Identifying Prostate Surface Antigen Patterns of Change in Patients with Metastatic Hormone Sensitive Prostate Cancer Treated with Abiraterone and Prednisone.

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Targeted Oncology


BACKGROUND: Despite treatment with abiraterone acetate and prednisone (AA/P), most patients with metastatic hormone sensitive prostate cancer (mHSPC) will develop castration-resistant disease (metastatic castration-resistant prostate cancer [mCRPC]). The early identification of who will progress on AA/P is limited.

OBJECTIVE: This study investigates the role of prostate surface antigen (PSA) kinetics as a predictor of progression in mHSPC patients treated with AA/P.

PATIENTS AND METHODS: All patients with mHSPC who initiated androgen deprivation therapy (ADT) and AA/P from June 2017 to February 2019 at the Cleveland Clinic were eligible. PSA-mCRPC was defined as a PSA rise at two consecutive time points. Patients were followed until first mCRPC or last contact after AA/P. Patterns of PSA change were evaluated using a longitudinal mixed model at time 0, 3, 6, 9, and 12 months from AA/P initiation. The association between PSA profile at 3 months and PSA-mCRPC was examined using survival analysis. Radiographic progression (Rad-mCRPC) was also analyzed.

RESULTS: A total of 130 men with follow-up were included. The median (interquartile range [IQR]) follow-up time was 15.3 (10.5, 22.5) months. Eighty-two percent were Caucasian (median age 68.5 years); participants had a median (IQR) PSA of 16.8 (5.3, 48.0) ng/mL. Half of the patients had de novo disease, and 46.2% had high-risk disease (61% had a Gleason score ≥ 8, 16% had visceral disease, and 54% had three or more bony lesions). The greatest PSA percentage reduction from baseline after AA/P initiation occurred at the first 3 months (median 98.3%). The reduction at 6-12 months from baseline was small (99.7-100%). Patients without PSA-mCRPC had a significantly greater 3-month reduction of PSA values compared to patients who developed PSA-mCRPC (p interaction = 0.0002). 50.8% of patients were able to achieve a non-detectable PSA (median 13.1 months). PSA-mCRPC (n = 20) was observed from 4 to 24 months after AA/P, with the majority of events occurring within the first 12 months. Patients with PSA < 0.3 ng/mL (12-month PSA-mCRPC-free 94.5% vs. 69.4%, p = 0.0004) or a ≥ 98% reduction (94.9% vs. 68.0%, p = 0.0002) at 3 months had better PSA-mCRPC-free survival compared to their counterparts. Absolute reduction at 3 months was not associated with PSA-mCRPC. Similar PSA patterns were seen in those who had Rad-mCRPC compared to no Rad-mCRPC (p interaction < 0.05).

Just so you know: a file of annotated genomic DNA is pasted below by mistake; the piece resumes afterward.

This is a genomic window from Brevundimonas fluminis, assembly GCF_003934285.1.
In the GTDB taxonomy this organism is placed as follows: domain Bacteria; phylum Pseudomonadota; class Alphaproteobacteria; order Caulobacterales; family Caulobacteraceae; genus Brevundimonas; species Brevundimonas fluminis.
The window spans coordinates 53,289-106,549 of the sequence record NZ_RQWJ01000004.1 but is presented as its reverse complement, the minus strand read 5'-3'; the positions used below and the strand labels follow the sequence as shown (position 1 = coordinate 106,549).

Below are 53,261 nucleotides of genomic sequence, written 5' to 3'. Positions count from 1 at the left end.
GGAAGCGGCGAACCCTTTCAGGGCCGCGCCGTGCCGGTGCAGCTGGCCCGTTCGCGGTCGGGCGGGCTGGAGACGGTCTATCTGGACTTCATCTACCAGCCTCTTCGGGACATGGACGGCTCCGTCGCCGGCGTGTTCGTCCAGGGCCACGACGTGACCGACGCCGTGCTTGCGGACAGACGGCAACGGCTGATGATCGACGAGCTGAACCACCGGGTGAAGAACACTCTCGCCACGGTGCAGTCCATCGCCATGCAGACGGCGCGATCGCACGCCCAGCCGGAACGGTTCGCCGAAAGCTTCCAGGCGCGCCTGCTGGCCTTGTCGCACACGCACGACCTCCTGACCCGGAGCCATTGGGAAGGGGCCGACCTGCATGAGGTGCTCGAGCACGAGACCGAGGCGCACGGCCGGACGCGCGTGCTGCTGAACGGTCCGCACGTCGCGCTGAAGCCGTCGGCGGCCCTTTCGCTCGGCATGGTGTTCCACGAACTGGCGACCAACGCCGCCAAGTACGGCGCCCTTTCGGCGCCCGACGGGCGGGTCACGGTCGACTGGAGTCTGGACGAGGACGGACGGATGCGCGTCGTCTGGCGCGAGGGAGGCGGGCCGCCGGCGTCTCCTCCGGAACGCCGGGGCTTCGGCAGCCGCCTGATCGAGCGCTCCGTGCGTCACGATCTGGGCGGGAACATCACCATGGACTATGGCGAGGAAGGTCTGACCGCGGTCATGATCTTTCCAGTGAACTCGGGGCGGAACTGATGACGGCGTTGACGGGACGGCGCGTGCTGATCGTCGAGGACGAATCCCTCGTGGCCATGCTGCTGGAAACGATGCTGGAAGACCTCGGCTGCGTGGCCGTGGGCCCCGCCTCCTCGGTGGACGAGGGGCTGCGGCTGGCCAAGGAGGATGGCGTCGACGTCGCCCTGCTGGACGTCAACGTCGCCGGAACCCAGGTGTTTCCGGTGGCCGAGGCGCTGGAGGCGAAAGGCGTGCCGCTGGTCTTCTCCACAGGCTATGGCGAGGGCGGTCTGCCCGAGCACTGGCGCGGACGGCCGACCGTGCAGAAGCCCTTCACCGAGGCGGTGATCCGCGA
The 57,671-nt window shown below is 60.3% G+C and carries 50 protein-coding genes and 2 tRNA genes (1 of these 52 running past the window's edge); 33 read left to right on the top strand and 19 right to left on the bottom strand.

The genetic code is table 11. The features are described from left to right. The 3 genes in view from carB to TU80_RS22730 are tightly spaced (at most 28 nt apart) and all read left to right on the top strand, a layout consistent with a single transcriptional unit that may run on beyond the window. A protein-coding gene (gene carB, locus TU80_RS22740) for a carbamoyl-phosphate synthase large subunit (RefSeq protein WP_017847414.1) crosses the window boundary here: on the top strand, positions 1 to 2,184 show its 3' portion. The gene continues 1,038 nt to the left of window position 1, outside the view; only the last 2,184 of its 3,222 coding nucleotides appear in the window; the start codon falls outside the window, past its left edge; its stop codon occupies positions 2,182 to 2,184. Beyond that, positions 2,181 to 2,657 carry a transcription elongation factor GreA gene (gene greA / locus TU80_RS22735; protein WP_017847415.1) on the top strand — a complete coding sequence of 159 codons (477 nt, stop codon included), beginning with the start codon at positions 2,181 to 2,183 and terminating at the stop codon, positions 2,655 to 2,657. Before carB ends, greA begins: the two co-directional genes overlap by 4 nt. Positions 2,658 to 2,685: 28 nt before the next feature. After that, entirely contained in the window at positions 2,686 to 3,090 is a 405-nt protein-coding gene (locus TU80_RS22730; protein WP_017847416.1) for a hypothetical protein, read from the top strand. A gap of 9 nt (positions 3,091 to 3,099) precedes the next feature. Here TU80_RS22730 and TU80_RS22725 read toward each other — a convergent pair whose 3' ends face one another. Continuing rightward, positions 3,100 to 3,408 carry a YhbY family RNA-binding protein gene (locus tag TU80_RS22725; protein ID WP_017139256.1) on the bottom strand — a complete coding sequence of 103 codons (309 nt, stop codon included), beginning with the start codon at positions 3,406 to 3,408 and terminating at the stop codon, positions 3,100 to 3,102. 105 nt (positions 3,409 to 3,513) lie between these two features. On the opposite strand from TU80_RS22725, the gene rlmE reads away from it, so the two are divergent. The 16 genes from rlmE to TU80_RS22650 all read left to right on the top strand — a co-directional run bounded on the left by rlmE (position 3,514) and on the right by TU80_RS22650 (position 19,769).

CONCLUSION: The degree of PSA decline at 3 months predicted serologic progression to mCRPC. Those who developed castration-resistant disease had higher PSA and a lower percentage reduction by 3 months. Tracking early PSA pattern changes may alert clinicians to poor treatment effect and potential progression; they should consider frequent PSA measurement and imaging, as well as the initiation of sequential therapy.





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